While planning my upcoming trip to Morocco, I got stuck in a particularly alarming sentence published in the 2011 edition of Le Guide du Routard, Marrakech. While explaining how the “marchandage” (bargaining) works in the souks of Marrakesh, they wrote, “Annoncer votre prix en arabe vous donne tout de suite plus de crédit. Vous n’etes plus un ‘américain,’ mais devenez presque un connaisseur”. “Announcing your price in Arabic gives you credit right away. You’re no longer an American, but you become almost a connoisseur”.
Oh dear. It seems like the case of the Ugly American is still around.
Sure, my little students asked me some silly questions when I arrived here, of course. But I thought it was because they are little. I was shocked when I asked my co-workers, teaching in high schools, what the students had asked them. Some of the most haunting included, “Do you have a gun? Why aren’t you obese? Do you eat at McDonalds?”. Can you imagine being faced with any of these questions on your first day of work?
Europe is inundated with American culture in films, tv shows, music, and trends (if I confiscate one more silly band I’ll scream). With pop culture constantly reporting a distorted view of realistic life, of course people are going to believe it’s true. But the problem is rooted deeper than pop culture. After the election of Obama, I felt a slight change in Europe’s perception of Americans. But some days I question whether progress has been made. I have heard it all: that our own government was the culprit behind September 11th, that our foreign policy is focused on world domination, and that our culture is non-existent. What’s a girl to do? Whip up that 50-state American smile, keep calm, and set the story straight.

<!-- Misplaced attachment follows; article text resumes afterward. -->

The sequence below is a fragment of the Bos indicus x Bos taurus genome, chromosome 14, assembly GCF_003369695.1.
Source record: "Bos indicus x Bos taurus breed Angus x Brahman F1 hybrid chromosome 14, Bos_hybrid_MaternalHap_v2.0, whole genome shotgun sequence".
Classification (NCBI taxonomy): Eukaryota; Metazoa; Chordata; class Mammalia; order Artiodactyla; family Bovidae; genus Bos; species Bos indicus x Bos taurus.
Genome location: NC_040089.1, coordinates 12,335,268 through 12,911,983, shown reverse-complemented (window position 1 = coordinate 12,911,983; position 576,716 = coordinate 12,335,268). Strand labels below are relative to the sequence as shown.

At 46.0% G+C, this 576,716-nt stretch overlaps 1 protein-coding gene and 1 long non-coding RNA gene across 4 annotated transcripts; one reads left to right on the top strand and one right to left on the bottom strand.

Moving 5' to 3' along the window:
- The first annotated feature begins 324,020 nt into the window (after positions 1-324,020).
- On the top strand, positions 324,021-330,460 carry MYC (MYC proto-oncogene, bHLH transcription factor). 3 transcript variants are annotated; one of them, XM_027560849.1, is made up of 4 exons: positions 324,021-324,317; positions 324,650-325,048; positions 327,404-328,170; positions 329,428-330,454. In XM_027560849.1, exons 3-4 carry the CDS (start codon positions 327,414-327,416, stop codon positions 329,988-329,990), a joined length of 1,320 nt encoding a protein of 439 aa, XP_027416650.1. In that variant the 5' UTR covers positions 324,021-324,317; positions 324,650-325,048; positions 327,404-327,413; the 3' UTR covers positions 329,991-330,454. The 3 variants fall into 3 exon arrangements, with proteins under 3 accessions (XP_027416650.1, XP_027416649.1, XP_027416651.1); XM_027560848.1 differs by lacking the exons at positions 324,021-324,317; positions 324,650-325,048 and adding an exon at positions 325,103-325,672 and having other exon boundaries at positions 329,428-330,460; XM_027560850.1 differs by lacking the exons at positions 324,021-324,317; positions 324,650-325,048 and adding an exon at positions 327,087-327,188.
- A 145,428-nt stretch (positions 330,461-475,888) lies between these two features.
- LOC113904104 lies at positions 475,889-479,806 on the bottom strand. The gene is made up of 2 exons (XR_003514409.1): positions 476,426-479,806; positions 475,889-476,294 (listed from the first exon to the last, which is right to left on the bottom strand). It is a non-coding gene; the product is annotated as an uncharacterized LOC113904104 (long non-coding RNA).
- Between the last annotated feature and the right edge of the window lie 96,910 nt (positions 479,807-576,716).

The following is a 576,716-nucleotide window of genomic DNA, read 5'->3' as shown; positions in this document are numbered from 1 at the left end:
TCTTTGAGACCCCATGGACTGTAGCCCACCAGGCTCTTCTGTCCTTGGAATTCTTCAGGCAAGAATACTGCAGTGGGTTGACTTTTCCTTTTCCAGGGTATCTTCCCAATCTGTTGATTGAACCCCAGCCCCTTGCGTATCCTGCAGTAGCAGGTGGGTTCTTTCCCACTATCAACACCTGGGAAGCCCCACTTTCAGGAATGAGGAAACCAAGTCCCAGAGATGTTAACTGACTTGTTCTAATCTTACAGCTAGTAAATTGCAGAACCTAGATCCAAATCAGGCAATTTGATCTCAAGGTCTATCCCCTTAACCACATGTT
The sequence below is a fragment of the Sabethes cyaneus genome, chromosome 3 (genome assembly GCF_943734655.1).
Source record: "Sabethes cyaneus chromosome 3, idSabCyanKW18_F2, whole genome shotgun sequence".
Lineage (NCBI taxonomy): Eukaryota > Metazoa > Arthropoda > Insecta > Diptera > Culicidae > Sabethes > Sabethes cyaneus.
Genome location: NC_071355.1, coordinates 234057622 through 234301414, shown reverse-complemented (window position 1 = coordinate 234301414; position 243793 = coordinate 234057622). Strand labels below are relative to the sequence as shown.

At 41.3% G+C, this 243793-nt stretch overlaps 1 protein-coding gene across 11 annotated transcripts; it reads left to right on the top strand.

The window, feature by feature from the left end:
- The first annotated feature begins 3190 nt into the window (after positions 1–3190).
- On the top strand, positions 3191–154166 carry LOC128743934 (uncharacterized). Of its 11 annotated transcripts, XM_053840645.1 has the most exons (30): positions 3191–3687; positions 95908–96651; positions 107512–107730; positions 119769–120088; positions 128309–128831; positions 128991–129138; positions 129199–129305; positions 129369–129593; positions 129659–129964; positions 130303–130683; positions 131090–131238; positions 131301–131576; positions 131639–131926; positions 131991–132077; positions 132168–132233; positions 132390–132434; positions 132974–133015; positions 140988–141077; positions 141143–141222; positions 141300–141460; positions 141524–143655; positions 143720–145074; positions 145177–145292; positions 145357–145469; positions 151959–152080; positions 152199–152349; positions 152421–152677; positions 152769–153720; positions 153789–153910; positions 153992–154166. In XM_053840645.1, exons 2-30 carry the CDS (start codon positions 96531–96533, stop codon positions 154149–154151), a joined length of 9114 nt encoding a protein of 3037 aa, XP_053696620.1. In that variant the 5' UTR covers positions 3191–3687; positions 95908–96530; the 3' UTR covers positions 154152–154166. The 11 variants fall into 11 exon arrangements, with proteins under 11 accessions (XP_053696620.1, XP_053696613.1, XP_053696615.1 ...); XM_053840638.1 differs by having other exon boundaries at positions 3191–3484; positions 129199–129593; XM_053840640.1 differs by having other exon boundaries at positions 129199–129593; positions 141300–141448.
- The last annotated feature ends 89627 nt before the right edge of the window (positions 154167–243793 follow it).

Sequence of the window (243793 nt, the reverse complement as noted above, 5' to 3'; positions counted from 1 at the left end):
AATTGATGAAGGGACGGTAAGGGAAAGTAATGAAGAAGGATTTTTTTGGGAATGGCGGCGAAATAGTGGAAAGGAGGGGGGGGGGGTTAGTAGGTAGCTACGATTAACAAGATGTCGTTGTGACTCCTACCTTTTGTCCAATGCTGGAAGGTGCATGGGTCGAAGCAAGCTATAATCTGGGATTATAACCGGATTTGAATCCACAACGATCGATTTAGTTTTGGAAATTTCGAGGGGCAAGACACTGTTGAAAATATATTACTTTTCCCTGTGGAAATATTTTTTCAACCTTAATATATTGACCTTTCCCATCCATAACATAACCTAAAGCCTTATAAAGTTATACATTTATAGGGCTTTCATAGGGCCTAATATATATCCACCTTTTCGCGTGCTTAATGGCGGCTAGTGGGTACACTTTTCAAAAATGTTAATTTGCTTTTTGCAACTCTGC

In no way can I say this is a daily occurrence. But the fact that such strong sentiments against my country exist is a definite wake-up call. If everyone can do their part in educating others – through leading by example – I do believe that things can change. Here’s how to negate the American stereotype.
1.) Learn at least ten phrases in the native language of the country you are visiting. Don’t know how to speak Spanish? There are 35.5 million people in the United States who do. Take someone to coffee and ask for a few basic tips. They don’t call us a melting pot for nothing!
2.) Do your research! Read! Learn about the history and culture of the places you are visiting. There’s nothing worse than being uninformed about current events while traveling abroad.
3.) Don’t travel with lofty expectations of “service”. When you go to another country, you have to commit to their rules. No one is going to rush to get you cream for your expresso. You’re not going to die if you eat something you’ve never tried before. Things will be different, and may be out of your comfort zone. Stop whining about it and go with the flow!
4.) Be aware of your voice level. In restaurants, in the metro, on your cell phone. I will never forget when I was introducing a French friend to a group of Americans, and she winced at the sheer volume of their voices. My heart broke!
Overall, try to travel with an open mind. You represent your country, and everything you do reflects back to a population of over 300 million people. Own it!
What have your experiences been? What do you do to negate the American stereotype?